• The Firebird is made with tequila, jalapeno, strawberry, and cilantro.
  • The Pineapple Turmeric Lemonade will be a featured mocktail on the menu.
  • Firecracker Shrimp Bao and Braised Pork Belly Bao: The restaurant Willan entire bao buns section of the menu with fillings that range from braised pork belly to lamb satay, tempura baby vegetables, and firecracker shrimp.
  • Summer Beet & Glazed Fig Salad: Showcasing some of the best -grown produce from the region, these will offer guests something light, refreshing and citrus-inspired.
  • Wagyu Beef Sliders: Locally-made brioche bun and French cheese with horseradish mayo, gruyere cheese, roasted pepper chutney and watercress, served with a side of pomme frites
  • Other cocktails at Bar 17 Bistro: Devil’s Umbrella made with mezcal, coconut, and ginger; Dew Point Hooligan made with sake, cucumber and raspberry; and Almost Sangria made with Rosé, vermouth, peach, thyme

Universal, owned by Philadelphia-based Comcast Corp. (Nasdaq: CMCSA), describes the Aventura Hotel’s design as a “trefoil” shape anchored by a central circular area. “This not only gives architectural interest to the building, but it affords great views from all angles. Details like pops of blue in the entry tiles add visual interest while maintaining the simple and modern aesthetic. Lush, green foliage adds natural colors to the exterior of the building while reminding guests of the natural beauty of Florida,” said Universal Close Up, the theme park’s official blog.

Universal alone has more than 3,000 rooms under in Orlando. That includes Aventura Hotel, as well as the future 2,800-room, dual-property Endless Summer Resort that opens in 2019 and 2020.

Amazon to deliver its Lake Nona fulfillment center largest industrial project

One of Orlando’s largest and most game-changing real estate projects appears to be getting closer to its grand opening.

Seattle-based e-commerce behemoth Amazon.com Inc. (Nasdaq: AMZN) is scheduled to complete its 2.3 million-square-foot, four-story fulfillment center in southwest Orlando’s community in this year’s third quarter. The massive warehouse on the growing west side of Lake Nona near Orlando International Airport created about 1,200 temporary jobs. When completed, it will employ more than 1,500 — with up to 2,500 employees during the holiday season — who will have a chance to engage with Amazon’s high-tech robotics.

The $132 million project also solidified Orlando as an emerging statewide logistics hub. Once Amazon signed on, several local real estate agents pointed to increased activity from other companies interested in bringing the new “mega distribution center model” to the region — which creates thousands of jobs and can change the community’s landscape.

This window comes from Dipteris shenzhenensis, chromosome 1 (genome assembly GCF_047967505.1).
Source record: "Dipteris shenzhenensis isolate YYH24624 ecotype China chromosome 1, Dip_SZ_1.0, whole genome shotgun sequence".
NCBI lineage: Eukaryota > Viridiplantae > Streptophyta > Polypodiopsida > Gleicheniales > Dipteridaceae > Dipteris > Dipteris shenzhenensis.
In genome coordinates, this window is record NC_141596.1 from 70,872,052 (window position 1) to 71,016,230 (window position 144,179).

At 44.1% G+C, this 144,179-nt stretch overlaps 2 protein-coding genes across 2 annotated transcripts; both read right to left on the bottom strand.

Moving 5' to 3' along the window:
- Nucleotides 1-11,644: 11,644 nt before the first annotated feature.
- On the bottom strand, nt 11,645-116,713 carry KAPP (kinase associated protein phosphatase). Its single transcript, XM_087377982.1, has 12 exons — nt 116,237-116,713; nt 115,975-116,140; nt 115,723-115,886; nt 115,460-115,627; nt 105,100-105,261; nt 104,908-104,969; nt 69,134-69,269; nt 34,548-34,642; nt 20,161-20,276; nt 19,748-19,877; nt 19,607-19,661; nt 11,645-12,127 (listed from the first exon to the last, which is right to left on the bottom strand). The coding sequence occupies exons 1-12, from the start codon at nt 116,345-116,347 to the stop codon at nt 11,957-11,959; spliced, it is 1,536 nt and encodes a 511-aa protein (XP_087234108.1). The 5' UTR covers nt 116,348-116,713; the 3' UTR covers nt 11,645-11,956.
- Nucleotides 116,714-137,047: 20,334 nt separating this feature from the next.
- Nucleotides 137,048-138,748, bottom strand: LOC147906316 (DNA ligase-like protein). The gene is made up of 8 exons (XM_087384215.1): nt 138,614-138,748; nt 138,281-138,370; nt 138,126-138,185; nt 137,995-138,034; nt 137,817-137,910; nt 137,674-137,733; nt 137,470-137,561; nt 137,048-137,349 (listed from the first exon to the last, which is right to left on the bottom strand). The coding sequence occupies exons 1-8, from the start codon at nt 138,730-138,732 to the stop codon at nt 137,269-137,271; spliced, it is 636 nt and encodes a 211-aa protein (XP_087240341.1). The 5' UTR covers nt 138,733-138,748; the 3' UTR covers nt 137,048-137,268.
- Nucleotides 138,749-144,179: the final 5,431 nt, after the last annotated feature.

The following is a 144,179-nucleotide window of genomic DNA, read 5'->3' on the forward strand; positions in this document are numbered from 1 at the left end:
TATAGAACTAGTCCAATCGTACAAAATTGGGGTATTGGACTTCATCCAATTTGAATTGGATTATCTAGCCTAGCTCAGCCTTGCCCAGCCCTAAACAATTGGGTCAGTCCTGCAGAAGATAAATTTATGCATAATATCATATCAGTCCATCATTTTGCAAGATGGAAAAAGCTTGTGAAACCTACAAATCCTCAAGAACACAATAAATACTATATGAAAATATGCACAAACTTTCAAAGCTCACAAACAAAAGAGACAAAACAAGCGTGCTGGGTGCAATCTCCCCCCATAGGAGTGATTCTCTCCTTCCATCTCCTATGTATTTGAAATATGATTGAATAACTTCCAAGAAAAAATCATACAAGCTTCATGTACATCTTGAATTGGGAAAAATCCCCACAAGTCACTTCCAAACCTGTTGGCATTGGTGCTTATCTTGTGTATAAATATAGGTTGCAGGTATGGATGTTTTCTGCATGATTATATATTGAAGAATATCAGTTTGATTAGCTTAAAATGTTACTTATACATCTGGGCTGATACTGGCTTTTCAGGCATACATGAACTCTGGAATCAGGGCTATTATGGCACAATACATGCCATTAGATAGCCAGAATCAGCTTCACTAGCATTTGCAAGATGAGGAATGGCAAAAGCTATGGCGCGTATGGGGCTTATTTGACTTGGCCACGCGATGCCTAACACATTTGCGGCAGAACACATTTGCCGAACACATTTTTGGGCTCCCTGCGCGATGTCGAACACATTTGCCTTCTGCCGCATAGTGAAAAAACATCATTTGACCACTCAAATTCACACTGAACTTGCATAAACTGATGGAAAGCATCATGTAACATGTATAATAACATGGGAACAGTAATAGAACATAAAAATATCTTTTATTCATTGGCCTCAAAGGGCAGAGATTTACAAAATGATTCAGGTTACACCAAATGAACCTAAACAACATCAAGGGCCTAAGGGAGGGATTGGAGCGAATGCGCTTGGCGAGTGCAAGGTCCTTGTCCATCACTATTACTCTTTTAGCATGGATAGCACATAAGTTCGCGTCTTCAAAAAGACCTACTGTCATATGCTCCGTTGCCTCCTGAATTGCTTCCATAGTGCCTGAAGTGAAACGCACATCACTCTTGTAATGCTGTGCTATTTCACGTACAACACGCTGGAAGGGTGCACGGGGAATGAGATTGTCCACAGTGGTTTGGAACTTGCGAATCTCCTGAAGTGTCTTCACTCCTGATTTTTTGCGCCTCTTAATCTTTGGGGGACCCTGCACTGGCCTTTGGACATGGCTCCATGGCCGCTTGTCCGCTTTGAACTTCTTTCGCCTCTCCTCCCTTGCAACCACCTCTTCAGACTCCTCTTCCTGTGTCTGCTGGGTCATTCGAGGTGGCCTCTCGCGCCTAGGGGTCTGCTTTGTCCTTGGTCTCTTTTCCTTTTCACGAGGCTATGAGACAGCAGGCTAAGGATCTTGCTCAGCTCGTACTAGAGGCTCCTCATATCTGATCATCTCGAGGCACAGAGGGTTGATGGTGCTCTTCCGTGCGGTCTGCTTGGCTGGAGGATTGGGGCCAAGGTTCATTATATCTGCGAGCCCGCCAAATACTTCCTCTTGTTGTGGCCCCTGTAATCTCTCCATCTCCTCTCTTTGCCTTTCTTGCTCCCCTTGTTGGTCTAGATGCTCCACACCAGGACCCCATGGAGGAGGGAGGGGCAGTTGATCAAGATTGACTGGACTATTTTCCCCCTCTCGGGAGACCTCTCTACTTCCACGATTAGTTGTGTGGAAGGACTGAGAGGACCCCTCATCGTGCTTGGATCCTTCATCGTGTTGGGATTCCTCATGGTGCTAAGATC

Plus, Amazon is yet another high-profile tenant joining the Lake Nona lineup, along with audit giant KPMG LLC and the U.S. Tennis Association, among others.

“Having Amazon involved certainly makes industrial — which hasn’t always risen to the top — more interesting,” John Pottinger, commercial development director for Lake Nona developer Development Co. LLC, previously told Orlando Journal. “This sophisticated fulfillment center routinely will employ more than 1,000 people day in and day out … and will impact Lake Nona and Orlando’s jobs, retail and housing. It fits nicely into our overall plans and ambitions for Lake Nona.”

The Lake Nona project earned top industrial deal honors in OBJ‘s 2018 Structures Awards.

Amazon’s 50-foot-tall Orlando fulfillment center is composed of concrete tilt walls with the textured coating, aluminum storefront windows, and metal composite canopies, public documents showed. Here’s what else It will include:

  • 2,500 parking spaces, 36 accessible-parking spaces, and eight motorcycle spaces
  • Administrative offices
  • 417-person break room
  • A total of 64 9-foot-by-10-foot overhead doors, two 14-foot-by-16-foot drive-in doors
  • 263 tractor-trailer parking spaces
  • A dedicated compactor
  • This is part of Amazon’s nationwide expansion strategy as it looks to provide same-day delivery in more places — and it chose to build a fulfillment center in Orlando without being awarded economic-development incentives.

Address: 12340 Boggy Creek Road, Orlando 32824

Timeline: The 130-acre site was purchased and early construction work began in July 2017; the building was topped off in November 2017; completion scheduled for third-quarter 2018


Amazon fulfillment center

Address: 12340 Boggy Creek Road, Orlando 32824

Timeline: The 130-acre site was purchased and early construction work began in July 2017; the building was topped off in November 2017; completion scheduled for third-quarter 2018

Industry leaders sound off on Orlando’s high-tech disconnect

Tom Baptiste wants to see more connectivity between the area’s three segmented high-tech industry hubs.

The president and CEO of the -based National Center for Simulation described how downtown’s startups launch innovative ideas, the University of Central Florida area in east Orlando attracts plenty of for large defense contractors, and the theme park-area helps birth a lot of cool technology, too. But there’s nothing bridging those three regions.

“We need to communicate more,” Baptiste said, adding that he just joined the Orlando Tech Association board to try to change that. “There’s downtown Orlando, a tourist piece in the west and there is a high-tech piece in the east, and they never touch. Why I just don’t know. You’ve got the second largest university in America out there on the east side with the simulation industry [in the 1,000-acre Central Florida Research Park], but it just seems like we are missing something in tying together all of the technology that metro Orlando has.”